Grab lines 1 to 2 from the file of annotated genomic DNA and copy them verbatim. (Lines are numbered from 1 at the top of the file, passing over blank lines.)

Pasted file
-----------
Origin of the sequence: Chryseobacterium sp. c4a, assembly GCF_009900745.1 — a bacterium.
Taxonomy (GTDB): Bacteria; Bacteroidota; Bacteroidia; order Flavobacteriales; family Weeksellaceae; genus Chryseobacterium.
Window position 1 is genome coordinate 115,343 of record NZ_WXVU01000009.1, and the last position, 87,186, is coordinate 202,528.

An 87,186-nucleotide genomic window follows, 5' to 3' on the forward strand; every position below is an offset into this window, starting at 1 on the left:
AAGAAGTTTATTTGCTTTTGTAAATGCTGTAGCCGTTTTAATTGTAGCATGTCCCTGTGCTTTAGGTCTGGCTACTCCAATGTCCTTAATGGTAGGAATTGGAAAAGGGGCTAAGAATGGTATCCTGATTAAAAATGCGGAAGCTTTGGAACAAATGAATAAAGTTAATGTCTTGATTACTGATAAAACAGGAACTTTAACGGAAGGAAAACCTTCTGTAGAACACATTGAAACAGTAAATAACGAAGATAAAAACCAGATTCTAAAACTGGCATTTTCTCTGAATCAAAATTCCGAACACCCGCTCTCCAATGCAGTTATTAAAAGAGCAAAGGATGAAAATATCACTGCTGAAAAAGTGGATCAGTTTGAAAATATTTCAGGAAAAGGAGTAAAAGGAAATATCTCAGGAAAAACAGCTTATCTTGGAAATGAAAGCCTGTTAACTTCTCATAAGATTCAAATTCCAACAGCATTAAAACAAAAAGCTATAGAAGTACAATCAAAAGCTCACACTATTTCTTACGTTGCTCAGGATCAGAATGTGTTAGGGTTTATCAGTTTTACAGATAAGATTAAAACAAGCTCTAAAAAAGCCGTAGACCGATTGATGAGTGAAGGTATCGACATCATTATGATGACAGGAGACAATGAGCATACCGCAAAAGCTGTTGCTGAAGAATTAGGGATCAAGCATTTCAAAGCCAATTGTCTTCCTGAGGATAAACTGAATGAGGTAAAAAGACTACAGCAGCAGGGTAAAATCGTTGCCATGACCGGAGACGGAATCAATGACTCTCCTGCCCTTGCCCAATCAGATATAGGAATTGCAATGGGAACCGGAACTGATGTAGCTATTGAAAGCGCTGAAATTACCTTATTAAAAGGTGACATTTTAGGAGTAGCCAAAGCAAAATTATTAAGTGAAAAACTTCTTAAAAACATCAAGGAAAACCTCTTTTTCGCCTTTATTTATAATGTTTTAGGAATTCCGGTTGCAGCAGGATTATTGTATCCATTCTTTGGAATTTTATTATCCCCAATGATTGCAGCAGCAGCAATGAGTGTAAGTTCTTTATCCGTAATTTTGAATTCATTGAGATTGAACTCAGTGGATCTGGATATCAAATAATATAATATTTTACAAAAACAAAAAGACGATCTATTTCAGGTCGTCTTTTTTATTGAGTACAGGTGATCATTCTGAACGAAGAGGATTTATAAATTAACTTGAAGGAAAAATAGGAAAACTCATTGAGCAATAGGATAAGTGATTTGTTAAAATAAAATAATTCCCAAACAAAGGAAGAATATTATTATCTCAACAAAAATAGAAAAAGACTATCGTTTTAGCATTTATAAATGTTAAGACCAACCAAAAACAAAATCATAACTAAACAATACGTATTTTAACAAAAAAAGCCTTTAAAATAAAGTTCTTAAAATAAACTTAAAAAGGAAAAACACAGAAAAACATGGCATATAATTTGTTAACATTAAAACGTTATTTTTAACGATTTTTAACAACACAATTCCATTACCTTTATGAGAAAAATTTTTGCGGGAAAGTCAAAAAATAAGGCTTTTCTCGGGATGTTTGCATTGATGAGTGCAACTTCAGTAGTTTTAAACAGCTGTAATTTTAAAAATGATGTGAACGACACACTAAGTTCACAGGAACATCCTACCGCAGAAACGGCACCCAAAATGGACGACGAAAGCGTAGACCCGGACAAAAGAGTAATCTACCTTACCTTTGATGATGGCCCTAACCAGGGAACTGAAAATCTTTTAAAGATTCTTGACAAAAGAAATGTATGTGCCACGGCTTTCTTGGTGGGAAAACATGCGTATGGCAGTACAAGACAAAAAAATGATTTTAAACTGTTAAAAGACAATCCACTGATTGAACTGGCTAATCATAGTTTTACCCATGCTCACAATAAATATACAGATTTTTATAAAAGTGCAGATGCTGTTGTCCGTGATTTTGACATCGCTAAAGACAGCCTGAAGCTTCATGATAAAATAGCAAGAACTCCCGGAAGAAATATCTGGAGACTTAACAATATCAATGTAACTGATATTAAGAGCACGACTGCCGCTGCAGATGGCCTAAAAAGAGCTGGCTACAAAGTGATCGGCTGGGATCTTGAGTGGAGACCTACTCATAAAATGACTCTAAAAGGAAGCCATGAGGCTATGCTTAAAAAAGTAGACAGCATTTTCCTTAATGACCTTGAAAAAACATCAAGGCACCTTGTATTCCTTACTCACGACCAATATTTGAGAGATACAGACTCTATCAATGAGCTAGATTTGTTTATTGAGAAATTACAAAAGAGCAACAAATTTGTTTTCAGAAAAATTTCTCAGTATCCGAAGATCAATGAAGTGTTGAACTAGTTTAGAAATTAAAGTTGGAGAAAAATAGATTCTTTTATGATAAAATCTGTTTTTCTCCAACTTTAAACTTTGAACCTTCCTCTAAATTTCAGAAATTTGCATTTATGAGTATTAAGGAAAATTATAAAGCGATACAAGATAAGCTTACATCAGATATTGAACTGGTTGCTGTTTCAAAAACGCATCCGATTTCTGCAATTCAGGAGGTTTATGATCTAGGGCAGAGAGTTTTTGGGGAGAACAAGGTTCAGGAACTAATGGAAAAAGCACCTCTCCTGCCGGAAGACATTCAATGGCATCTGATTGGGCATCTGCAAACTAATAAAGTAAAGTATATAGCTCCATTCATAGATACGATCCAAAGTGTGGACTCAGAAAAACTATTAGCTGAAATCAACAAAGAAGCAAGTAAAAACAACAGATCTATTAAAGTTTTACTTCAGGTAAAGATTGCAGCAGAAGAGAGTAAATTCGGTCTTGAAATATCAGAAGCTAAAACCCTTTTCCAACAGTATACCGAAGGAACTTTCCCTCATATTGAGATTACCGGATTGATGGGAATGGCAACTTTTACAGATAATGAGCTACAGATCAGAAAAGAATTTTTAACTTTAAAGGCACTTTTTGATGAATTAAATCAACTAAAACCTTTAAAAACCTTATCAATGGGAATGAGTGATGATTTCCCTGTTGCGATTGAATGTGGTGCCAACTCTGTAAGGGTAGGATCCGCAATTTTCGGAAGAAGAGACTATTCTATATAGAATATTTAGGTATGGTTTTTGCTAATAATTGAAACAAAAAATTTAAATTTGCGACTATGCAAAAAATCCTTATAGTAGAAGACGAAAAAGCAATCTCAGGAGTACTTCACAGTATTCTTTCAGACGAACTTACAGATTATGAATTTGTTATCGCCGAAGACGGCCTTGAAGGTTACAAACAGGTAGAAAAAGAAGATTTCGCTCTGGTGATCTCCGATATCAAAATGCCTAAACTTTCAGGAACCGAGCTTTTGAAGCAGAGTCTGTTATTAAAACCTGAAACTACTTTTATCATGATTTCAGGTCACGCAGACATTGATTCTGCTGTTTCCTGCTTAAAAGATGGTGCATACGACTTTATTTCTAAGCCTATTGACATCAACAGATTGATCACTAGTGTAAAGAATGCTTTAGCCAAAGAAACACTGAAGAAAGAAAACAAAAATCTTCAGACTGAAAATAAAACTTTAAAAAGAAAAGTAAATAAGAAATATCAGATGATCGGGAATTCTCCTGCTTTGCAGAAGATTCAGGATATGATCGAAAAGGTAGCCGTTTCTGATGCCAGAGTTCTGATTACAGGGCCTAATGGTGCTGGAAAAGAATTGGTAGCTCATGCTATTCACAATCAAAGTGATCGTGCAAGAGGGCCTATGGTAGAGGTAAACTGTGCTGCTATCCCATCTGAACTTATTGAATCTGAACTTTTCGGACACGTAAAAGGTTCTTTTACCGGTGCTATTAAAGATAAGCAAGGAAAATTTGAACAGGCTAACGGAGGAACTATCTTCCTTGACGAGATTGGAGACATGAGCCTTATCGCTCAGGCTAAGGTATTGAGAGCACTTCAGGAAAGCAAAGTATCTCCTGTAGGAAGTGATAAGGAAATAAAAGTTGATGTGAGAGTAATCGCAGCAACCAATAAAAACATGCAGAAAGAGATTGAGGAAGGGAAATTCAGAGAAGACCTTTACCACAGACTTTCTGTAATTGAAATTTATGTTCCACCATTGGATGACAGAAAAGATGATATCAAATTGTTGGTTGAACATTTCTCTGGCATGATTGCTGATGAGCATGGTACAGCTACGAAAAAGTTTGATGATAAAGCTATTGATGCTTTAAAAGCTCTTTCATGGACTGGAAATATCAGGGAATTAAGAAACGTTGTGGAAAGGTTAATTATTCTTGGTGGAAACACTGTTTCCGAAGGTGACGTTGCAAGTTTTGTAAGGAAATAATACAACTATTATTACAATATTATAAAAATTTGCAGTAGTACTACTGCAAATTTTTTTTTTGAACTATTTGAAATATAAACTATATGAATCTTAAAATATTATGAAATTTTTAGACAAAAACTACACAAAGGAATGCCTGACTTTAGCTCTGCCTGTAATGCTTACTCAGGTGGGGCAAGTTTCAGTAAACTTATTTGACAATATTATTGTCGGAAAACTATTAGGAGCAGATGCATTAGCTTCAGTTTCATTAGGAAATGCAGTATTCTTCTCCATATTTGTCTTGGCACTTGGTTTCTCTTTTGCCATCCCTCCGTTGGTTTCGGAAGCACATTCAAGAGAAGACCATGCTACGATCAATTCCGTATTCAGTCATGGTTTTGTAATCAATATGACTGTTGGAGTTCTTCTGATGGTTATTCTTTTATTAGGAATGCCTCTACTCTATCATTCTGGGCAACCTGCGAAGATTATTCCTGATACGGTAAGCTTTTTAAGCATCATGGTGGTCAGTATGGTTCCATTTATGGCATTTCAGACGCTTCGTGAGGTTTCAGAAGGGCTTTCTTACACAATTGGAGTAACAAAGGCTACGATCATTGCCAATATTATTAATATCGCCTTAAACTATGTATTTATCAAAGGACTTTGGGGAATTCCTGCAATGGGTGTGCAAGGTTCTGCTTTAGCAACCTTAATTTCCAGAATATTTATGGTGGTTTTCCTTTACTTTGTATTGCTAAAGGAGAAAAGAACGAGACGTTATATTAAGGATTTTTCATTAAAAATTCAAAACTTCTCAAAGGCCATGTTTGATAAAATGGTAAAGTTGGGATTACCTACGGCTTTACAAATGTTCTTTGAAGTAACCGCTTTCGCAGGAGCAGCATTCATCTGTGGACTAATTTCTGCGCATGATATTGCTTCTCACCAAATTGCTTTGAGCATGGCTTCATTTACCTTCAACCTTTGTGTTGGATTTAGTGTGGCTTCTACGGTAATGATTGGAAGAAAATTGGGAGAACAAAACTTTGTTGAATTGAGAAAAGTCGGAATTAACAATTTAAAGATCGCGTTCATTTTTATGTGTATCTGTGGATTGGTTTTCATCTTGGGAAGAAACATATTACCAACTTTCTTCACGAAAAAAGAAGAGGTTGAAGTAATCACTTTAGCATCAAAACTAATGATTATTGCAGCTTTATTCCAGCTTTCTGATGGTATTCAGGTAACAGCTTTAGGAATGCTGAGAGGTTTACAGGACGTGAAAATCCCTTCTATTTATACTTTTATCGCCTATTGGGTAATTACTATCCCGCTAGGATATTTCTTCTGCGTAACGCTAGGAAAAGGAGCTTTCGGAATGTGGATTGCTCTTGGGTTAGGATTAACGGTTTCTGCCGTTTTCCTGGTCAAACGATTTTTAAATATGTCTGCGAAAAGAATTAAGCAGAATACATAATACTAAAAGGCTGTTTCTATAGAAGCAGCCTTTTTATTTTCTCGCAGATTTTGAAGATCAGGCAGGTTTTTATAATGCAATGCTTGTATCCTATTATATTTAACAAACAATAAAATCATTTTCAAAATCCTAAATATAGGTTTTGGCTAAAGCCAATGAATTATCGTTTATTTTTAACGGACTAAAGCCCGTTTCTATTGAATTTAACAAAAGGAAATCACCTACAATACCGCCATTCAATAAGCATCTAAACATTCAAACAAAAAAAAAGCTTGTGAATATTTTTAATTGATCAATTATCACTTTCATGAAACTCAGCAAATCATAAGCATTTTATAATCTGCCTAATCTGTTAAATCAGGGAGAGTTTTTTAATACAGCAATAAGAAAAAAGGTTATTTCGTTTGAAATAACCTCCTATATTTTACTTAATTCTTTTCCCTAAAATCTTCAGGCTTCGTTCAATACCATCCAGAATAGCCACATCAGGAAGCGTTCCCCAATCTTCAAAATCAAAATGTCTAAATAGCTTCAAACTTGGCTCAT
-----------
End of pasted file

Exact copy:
Origin of the sequence: Chryseobacterium sp. c4a, assembly GCF_009900745.1 — a bacterium.
Taxonomy (GTDB): Bacteria; Bacteroidota; Bacteroidia; order Flavobacteriales; family Weeksellaceae; genus Chryseobacterium.